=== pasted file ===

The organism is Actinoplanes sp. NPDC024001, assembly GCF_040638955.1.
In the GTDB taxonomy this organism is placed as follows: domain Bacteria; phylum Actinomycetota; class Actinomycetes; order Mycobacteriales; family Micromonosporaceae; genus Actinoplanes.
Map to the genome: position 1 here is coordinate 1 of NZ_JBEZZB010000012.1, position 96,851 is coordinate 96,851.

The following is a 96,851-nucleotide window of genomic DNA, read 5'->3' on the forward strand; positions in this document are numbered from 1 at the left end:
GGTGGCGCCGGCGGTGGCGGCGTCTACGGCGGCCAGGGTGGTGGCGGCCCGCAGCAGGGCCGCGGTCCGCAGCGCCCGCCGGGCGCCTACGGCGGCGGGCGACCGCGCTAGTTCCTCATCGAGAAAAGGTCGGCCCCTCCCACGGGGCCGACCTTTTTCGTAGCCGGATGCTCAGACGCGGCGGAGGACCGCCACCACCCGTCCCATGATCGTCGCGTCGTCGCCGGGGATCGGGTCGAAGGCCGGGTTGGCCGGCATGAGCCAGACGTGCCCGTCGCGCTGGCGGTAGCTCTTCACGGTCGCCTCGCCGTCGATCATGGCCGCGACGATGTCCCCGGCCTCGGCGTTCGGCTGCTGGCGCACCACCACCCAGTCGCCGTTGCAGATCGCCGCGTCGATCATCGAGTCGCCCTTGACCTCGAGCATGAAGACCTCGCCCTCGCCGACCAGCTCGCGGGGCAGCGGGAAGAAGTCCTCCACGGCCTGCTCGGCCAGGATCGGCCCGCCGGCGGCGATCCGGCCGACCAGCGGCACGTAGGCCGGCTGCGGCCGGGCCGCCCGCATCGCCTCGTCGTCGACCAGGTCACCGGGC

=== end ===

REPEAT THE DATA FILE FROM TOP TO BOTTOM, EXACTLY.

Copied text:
The organism is Actinoplanes sp. NPDC024001, assembly GCF_040638955.1.
In the GTDB taxonomy this organism is placed as follows: domain Bacteria; phylum Actinomycetota; class Actinomycetes; order Mycobacteriales; family Micromonosporaceae; genus Actinoplanes.
Map to the genome: position 1 here is coordinate 1 of NZ_JBEZZB010000012.1, position 96,851 is coordinate 96,851.

The following is a 96,851-nucleotide window of genomic DNA, read 5'->3' on the forward strand; positions in this document are numbered from 1 at the left end:
GGTGGCGCCGGCGGTGGCGGCGTCTACGGCGGCCAGGGTGGTGGCGGCCCGCAGCAGGGCCGCGGTCCGCAGCGCCCGCCGGGCGCCTACGGCGGCGGGCGACCGCGCTAGTTCCTCATCGAGAAAAGGTCGGCCCCTCCCACGGGGCCGACCTTTTTCGTAGCCGGATGCTCAGACGCGGCGGAGGACCGCCACCACCCGTCCCATGATCGTCGCGTCGTCGCCGGGGATCGGGTCGAAGGCCGGGTTGGCCGGCATGAGCCAGACGTGCCCGTCGCGCTGGCGGTAGCTCTTCACGGTCGCCTCGCCGTCGATCATGGCCGCGACGATGTCCCCGGCCTCGGCGTTCGGCTGCTGGCGCACCACCACCCAGTCGCCGTTGCAGATCGCCGCGTCGATCATCGAGTCGCCCTTGACCTCGAGCATGAAGACCTCGCCCTCGCCGACCAGCTCGCGGGGCAGCGGGAAGAAGTCCTCCACGGCCTGCTCGGCCAGGATCGGCCCGCCGGCGGCGATCCGGCCGACCAGCGGCACGTAGGCCGGCTGCGGCCGGGCCGCCCGCATCGCCTCGTCGTCGACCAGGTCACCGGGC